Thanks to all of you who voted for Shiny Cooking in round 2 of Foodbuzz’s Project Food Blog challenge. I made it to round 3, whose theme was a “luxury dinner party.” Project Food Blog is now over, but still: wrap something warm about you while you continue reading, because winter is coming.
When the third challenge came up — and they all come up suddenly, by the way, the way everything we know about for ages does — to host a luxury dinner party, I was still undecided as to a theme. As I researched fancy-schmancy vegetarian main courses suitable for autumn that might use vegetables still growing in my garden, I came across a showstopper from the now-defunct Gourmet magazine: Pumpkin Stuffed with Vegetable Stew.
Wow. This I could work with. The stew fit perfectly with my itch to host a party consisting entirely of foods described in George R. R. Martin’s book series A Song of Ice and Fire (ASOIAF). Here’s how the party all worked out, along with some totally serious and not snarky tips for throwing a successful dinner party. Yeah. Enjoy the snark-free ride while you can.
Tip #1: Have a Theme
Most often, you’ll be lucky enough to have a theme built into your party planning. I mean, nobody has ever felt the need to throw a Super Bowl party with a Rocky Horror theme. I totally would never, ever, do that. Normally, the party will be in response to a specific occasion: a birthday, a holiday, a landmark event. However, every once in a while you’ll find yourself the competitor in a blogging contest, just for a crazy example, or maybe you just get the itch to have a bunch of people over and get the cloth napkins out. It’s at those times that you need to sit down and pick out a theme. Having a theme helps focus your efforts, even if it’s just a cuisine or a color.
Unlimited possibilities are stifling. Limited possibilities with well-defined boundaries are freeing — you have your parameters, and whatever you choose within them will by definition be successful, because it meets your criteria for entering your sphere of consideration.
Tip #2: Love Your Lists
I love my lists and I cannot lie. Once I stumbled across that vegetable stew recipe, I knew that “Winter is coming” would be my dinner party theme, and that, by hook or by crook, I was damn well going to faithfully represent dishes served at meals and feasts in the books of the Song of Ice and Fire series by George R. R. Martin. It’s a swords-and-horsies medieval sort of tale set in a world just like ours, it just happens to not be ours. In other words, it’s the sort of story I usually run far away from. Except. This one has characters. Martin takes every stereotype of the genre, every trope imaginable, introduces them, and then turns them on their head. Plus, intrigue and politics. And a badass 11-year old girl with a sword called Needle. In other words, these books are irresistible. And, while fantasy writers tend to become used to the sound of their own voice and begin to drone on boringly the longer their series get, Martin himself does not. I get bored in a lot of books, but not these. It’s good stuff.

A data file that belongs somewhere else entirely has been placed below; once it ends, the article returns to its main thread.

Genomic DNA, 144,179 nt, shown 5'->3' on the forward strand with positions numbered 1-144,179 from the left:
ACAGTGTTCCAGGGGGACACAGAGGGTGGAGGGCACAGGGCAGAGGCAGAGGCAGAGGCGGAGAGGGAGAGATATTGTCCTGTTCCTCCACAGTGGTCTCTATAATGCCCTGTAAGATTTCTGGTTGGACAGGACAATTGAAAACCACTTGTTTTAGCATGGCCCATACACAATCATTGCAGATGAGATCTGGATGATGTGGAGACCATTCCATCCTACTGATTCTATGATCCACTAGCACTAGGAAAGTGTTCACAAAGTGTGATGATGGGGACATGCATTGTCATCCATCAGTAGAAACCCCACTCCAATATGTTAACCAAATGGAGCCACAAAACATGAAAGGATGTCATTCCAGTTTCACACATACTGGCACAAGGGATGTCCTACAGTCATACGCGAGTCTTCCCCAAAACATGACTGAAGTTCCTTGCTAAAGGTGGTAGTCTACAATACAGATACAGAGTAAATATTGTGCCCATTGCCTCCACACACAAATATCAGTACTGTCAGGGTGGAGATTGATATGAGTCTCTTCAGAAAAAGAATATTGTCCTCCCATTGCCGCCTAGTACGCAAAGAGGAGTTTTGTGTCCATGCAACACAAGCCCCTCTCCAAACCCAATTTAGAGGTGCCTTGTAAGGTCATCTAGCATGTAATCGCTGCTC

And the series has lots of food in it. Sure, sometimes the food is at disastrous nuptials that go down in history as “The Red Wedding” but pshaw. A meal is a meal, even if you get accidentally disemboweled after.
The first list you need is your menu. You may find the angel of insanity tempting you, as it did me, with 3-day vegetable stew recipes served up in a whole roast pumpkin.
You may indulge this insanity. I give you permission to select one insane dish for your dinner party. However, you must also listen to the middle manager of sensibility and make sure the other dishes you select fall in the realm of probability with a decent p value.
Make lists for other things too. The guest list. The grocery list. The time list: What dishes can be made ahead of time? And how much — an hour, a day, a week ahead? Make sure not everything in your menu requires last-minute attention, unless you’ve gotten your hands on one of those handy new cloning machines, in which case you’ve probably already got several mini-mes running around and you certainly don’t need to be reading this.